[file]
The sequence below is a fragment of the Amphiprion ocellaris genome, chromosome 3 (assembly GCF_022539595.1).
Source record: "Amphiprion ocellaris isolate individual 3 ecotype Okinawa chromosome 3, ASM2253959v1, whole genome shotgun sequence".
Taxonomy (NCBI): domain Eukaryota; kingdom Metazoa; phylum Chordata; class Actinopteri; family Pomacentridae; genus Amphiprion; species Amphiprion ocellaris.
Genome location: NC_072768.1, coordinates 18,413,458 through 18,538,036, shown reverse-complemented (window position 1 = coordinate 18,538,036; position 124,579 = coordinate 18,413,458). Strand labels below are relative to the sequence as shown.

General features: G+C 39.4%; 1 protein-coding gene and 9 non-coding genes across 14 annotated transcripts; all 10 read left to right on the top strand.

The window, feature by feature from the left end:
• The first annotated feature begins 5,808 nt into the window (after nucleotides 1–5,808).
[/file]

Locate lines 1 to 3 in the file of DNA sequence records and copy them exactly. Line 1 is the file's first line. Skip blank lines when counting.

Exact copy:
The sequence below is a fragment of the Amphiprion ocellaris genome, chromosome 3 (assembly GCF_022539595.1).
Source record: "Amphiprion ocellaris isolate individual 3 ecotype Okinawa chromosome 3, ASM2253959v1, whole genome shotgun sequence".
Taxonomy (NCBI): domain Eukaryota; kingdom Metazoa; phylum Chordata; class Actinopteri; family Pomacentridae; genus Amphiprion; species Amphiprion ocellaris.